Please note that three of our exceptional members are on the ALSC section of the American Library Association Ballot that should have been received by all ALA members. Kathie Meizer is on the ballot for ALSC Board, Theresa Cain is on the ballot for the Caldecott Committee and Sandra Eklund is on the ballot for the Newbery Committee.
REMINDER : We are now closing the agenda TWO WEEKS before the meeting. Therefore, March 9 at midnight is the last day to nominate titles for the March 24 meeting. At the March meeting, all titles will be on the agenda that were published in January and February.
This view shows all of the books in this age group that have been selected in years past and nominated for the current year (but not yet selected). The nominations are marked by a "Nomination(not yet selected):" label.
Author and illustrator learn they must work together despite artistic differences, or the book they each imagine will never exist. The story about Chloe differentiates from the story of the story through cartoon art including balsa backdrops, Sculpey clay figures, and computer graphics.
A wildlife photographer’s irresistible story of fostering a serval kitten in the Masai Mara in Kenya. Charming photographs illustrate the text and chronicle Moto’s growth. Well-written and engagingly illustrated narrative nonfiction that includes maps, a table of contents, and some general facts about these less well-known cats. (7-10. K. Isaacs)
Long before others shared her interest--or even believed that women could work in such fields--Eugenie Clark dove into zoology and dedicated herself to the study of sharks. In a career that spanned almost seven decades, Dr. Clark established herself as an expert in the field, earning the nickname "Shark Lady" for her explorations and discoveries. Fellow zoologist Jess Keating offers an optimistic biography of Clark, modeling for young scientists how a passion for learning and a commitment to one's path can lead to an extraordinary life. Includes facts ("Shark Bites"), a timeline, author's note, and bibliography. (Seven to Ten) ~ Kit Ballenger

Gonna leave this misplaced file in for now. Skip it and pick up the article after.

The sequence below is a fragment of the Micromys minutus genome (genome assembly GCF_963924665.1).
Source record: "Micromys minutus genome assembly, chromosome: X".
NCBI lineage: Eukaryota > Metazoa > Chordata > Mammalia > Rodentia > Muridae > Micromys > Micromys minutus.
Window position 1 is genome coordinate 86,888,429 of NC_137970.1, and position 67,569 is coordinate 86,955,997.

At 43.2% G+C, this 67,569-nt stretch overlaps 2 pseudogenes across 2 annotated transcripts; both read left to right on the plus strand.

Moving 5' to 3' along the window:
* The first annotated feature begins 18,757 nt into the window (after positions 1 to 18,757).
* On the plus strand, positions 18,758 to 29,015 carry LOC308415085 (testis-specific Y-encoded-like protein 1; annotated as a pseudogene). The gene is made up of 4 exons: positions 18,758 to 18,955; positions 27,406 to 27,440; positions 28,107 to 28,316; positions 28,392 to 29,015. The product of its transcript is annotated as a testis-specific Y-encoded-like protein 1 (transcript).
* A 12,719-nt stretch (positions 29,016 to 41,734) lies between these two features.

A new species of mammal, discovered through museum research is found in the wild in Ecuador in this stellar description of an unusual process of scientific discovery. Pair with ¡Olinguito, de la A a la Z!/Olinguito, from A to Z!. (K. Isaacs. 7-10)
This latest title in their stellar Sunlight Series clearly describes the effect of the sun's light on water molecules, the water cycle, ocean currents, and water vapor in the air that serve as a greenhouse gas, and points to human controls and the need to protect it. (K. Isaacs. 7-10)
Bixby Alexander Tam ("Bat") doesn't always remember the polite things he is supposed to say to his classmates. Bat likes his routines, tolerates the afternoons when his big sister babysits, and navigates their every-other-weekend trips to stay with their dad. When Bat's mom, a veterinarian, brings home a skunk kit from her practice, animal-obsessed Bat sets out to convince her to let Bat care for the baby until it is ready for release to the wild. A third-grader negotiating typical childhood experiences like making a friend and wanting a pet, Bat's vulnerabilities make for a sympathetic, relatable character sure to appeal to early elementary readers. Bat exhibits neuroatypical behaviors often associated with Autism Spectrum Disorder, but no labels are applied here. Simple illustrations interspersed throughout the story capture the warmth of the family. ~ Kit Ballenger
An introduction to the world and imagination of the young John Ronald Tolkien, focusing especially on his fixation on dragons. Readers will be surprised at some of the details of his life, touched on briefly and enchanted with the illustrations which tend to paint a world of swirls and colors and brimming with life (even the WWI illustration). A brief snapshot into a life of interest and talent. Edie Ching (7-10)
This picture book biography features simple yet powerful writing and stunning illustrations made from oil paints and collage. Weatherford highlights the ups and downs of the remarkable life of Lena Horne, who spoke up for civil rights and paved the way for future African American entertainers. Overall, this is a beautiful book with an inspiring message for young readers. Meaghan McKeron. Seven to Ten.
With detailed and beautiful illustrations and and equally carefully constructed text, we are taken on a Grand Canyon journey through time, explaining how the canyon was formed, the changing flora and fauna, the differing climates in the canyon and the formation of its varying rock layers. Lots to pour over here, this book will continue to inform the more you read it and study the information in every illustration. End notes add to the enjoyment of the book. Seven to Ten. -Edie Ching.
With careful deliberate text, matched by illustrations whose softness delie the serious nature of the topic, we are introduced to the subject as a young slave and watch him evolve into the educated, deliberative activist he became. Cooper's illustrations often focus on the face or body of Douglass, dominating his background, the strength of his personality apparent. Myers calls Douglass careful in his decision, he is careful with his words. We understand how Douglass' desire for knowledge increased as he observed the whites around him, how he used this knowledge to escape and how he recognized that the rights of others, especially women, were an important part of his fight for Negro rights. A book with new insights into an important figure. Edie Ching (ages 7-10).